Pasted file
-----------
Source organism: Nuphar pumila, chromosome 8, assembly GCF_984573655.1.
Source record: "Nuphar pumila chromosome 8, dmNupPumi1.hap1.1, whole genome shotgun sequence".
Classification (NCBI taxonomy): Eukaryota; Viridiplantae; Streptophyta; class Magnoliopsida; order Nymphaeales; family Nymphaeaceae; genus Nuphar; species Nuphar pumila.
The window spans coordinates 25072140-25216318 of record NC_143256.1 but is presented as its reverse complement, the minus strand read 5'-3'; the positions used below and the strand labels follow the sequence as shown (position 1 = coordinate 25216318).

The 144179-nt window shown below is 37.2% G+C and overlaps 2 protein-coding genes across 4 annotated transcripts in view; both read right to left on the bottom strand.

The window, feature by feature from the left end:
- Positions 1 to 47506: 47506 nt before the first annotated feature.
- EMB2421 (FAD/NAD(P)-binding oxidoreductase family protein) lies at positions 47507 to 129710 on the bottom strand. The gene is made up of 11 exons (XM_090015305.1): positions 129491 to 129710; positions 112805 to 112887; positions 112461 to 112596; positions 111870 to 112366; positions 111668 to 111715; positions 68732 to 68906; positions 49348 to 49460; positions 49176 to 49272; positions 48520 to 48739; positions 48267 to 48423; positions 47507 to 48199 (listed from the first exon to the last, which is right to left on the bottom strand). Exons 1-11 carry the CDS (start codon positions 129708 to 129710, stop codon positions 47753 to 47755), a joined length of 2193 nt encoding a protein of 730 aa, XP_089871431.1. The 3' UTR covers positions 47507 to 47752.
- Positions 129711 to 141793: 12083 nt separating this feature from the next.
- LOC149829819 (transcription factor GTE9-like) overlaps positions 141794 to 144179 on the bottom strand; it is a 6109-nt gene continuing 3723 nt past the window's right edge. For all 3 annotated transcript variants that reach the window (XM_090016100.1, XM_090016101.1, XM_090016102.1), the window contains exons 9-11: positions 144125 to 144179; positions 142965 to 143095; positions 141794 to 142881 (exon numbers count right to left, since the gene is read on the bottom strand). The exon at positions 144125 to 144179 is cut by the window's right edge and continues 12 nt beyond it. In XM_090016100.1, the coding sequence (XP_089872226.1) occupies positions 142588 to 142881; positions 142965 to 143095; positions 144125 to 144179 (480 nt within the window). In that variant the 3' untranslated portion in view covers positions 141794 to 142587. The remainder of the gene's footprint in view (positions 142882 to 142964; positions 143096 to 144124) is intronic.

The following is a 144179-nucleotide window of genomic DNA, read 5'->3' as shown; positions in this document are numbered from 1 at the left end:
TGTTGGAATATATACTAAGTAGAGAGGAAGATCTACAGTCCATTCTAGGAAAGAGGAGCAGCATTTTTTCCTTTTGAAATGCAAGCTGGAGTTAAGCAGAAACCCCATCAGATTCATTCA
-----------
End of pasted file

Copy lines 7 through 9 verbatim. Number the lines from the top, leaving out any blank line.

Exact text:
- Positions 1 to 47506: 47506 nt before the first annotated feature.
- EMB2421 (FAD/NAD(P)-binding oxidoreductase family protein) lies at positions 47507 to 129710 on the bottom strand. The gene is made up of 11 exons (XM_090015305.1): positions 129491 to 129710; positions 112805 to 112887; positions 112461 to 112596; positions 111870 to 112366; positions 111668 to 111715; positions 68732 to 68906; positions 49348 to 49460; positions 49176 to 49272; positions 48520 to 48739; positions 48267 to 48423; positions 47507 to 48199 (listed from the first exon to the last, which is right to left on the bottom strand). Exons 1-11 carry the CDS (start codon positions 129708 to 129710, stop codon positions 47753 to 47755), a joined length of 2193 nt encoding a protein of 730 aa, XP_089871431.1. The 3' UTR covers positions 47507 to 47752.
- Positions 129711 to 141793: 12083 nt separating this feature from the next.